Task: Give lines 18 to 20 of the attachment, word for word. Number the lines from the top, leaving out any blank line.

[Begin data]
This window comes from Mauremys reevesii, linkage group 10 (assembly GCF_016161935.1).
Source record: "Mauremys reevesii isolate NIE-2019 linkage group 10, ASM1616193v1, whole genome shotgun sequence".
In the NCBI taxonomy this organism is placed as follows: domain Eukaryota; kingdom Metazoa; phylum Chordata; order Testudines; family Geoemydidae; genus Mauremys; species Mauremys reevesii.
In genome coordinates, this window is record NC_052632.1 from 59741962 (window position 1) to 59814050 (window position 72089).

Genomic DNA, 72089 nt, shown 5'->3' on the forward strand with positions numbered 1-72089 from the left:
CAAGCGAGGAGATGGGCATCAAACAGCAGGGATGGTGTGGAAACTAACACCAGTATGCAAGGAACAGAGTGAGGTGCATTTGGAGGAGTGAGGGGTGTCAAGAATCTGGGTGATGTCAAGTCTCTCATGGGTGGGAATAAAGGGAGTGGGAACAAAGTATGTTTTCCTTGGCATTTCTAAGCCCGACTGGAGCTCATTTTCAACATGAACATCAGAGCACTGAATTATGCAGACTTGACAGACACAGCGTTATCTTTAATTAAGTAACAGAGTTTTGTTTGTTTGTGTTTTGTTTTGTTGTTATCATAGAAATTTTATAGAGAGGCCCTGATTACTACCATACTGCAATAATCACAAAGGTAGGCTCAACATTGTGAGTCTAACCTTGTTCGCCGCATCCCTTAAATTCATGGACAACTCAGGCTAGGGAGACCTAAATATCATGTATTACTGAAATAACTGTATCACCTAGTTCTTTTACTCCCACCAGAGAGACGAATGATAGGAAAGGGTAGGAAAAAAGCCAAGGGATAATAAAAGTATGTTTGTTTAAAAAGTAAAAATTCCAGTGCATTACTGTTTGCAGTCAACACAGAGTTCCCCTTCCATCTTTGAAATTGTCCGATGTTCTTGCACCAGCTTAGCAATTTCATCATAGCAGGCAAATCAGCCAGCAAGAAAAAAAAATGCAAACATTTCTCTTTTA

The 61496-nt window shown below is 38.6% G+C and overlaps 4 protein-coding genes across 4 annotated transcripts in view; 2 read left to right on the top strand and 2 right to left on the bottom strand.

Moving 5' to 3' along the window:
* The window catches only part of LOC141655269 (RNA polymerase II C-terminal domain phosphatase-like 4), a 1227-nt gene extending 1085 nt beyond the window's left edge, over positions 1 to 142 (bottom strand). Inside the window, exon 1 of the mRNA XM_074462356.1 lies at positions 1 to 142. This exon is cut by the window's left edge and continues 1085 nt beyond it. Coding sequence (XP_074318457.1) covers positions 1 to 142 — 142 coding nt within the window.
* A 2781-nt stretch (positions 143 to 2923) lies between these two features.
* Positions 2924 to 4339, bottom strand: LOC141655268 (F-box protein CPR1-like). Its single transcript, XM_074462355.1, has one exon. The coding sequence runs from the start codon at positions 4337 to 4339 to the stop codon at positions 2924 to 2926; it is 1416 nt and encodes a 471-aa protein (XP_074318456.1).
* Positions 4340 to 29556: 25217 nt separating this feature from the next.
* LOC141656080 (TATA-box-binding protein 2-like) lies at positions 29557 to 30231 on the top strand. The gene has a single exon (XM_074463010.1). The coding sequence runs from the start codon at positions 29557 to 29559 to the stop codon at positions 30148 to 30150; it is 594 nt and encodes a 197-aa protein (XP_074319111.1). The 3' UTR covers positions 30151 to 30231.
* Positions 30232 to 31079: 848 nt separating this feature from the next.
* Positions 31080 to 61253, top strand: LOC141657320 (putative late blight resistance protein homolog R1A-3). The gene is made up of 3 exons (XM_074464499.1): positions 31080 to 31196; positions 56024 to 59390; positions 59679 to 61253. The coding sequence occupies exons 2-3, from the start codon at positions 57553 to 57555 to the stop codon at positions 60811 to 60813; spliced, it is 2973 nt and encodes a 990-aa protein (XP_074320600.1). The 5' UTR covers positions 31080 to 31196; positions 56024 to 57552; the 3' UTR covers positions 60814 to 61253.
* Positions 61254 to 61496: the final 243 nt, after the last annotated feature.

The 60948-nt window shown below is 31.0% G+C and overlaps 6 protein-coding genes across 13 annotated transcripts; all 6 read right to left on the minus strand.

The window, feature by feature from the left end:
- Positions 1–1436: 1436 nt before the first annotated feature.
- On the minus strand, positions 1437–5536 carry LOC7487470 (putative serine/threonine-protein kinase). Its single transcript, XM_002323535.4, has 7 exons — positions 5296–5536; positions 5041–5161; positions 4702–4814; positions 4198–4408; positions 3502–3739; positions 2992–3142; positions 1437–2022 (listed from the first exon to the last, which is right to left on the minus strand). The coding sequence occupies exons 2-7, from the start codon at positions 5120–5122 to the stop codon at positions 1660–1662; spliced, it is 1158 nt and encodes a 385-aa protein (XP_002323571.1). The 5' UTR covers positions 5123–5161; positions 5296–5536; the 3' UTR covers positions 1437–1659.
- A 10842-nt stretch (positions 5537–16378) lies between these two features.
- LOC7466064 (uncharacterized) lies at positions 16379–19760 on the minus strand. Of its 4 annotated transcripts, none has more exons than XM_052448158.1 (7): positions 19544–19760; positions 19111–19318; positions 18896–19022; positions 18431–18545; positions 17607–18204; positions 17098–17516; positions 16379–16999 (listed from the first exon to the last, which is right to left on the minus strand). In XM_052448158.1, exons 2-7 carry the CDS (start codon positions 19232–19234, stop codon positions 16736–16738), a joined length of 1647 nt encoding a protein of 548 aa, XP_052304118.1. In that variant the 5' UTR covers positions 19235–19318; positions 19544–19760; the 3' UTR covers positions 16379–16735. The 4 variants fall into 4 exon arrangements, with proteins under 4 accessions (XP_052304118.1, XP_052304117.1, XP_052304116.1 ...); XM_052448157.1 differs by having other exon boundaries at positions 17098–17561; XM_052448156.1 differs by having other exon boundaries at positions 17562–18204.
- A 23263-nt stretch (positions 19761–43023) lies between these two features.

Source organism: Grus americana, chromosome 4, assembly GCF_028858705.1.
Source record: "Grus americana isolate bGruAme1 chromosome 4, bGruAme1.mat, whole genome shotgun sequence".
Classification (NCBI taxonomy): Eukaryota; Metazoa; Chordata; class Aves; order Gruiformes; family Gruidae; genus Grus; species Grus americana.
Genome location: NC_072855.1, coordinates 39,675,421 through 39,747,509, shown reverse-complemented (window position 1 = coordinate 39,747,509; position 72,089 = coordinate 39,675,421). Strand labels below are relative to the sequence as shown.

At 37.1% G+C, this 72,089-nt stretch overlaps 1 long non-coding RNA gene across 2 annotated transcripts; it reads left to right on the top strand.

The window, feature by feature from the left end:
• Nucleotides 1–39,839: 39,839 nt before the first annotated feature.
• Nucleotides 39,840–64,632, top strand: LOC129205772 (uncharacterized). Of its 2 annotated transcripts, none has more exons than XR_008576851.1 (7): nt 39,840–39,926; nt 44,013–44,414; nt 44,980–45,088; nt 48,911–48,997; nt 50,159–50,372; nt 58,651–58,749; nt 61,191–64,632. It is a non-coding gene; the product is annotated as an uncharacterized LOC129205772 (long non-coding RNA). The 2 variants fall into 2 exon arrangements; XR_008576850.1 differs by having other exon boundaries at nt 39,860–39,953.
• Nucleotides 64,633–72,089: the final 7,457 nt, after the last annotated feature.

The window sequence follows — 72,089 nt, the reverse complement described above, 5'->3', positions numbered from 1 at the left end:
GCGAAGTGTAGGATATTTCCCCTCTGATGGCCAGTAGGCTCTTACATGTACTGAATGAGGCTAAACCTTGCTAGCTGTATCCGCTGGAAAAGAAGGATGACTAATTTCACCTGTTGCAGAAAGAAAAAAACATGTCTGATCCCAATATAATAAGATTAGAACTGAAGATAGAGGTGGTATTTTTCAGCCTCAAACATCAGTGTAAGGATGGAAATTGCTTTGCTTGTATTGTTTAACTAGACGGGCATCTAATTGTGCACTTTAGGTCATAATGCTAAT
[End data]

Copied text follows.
The window, feature by feature from the left end:
- Positions 1–1436: 1436 nt before the first annotated feature.
- On the minus strand, positions 1437–5536 carry LOC7487470 (putative serine/threonine-protein kinase). Its single transcript, XM_002323535.4, has 7 exons — positions 5296–5536; positions 5041–5161; positions 4702–4814; positions 4198–4408; positions 3502–3739; positions 2992–3142; positions 1437–2022 (listed from the first exon to the last, which is right to left on the minus strand). The coding sequence occupies exons 2-7, from the start codon at positions 5120–5122 to the stop codon at positions 1660–1662; spliced, it is 1158 nt and encodes a 385-aa protein (XP_002323571.1). The 5' UTR covers positions 5123–5161; positions 5296–5536; the 3' UTR covers positions 1437–1659.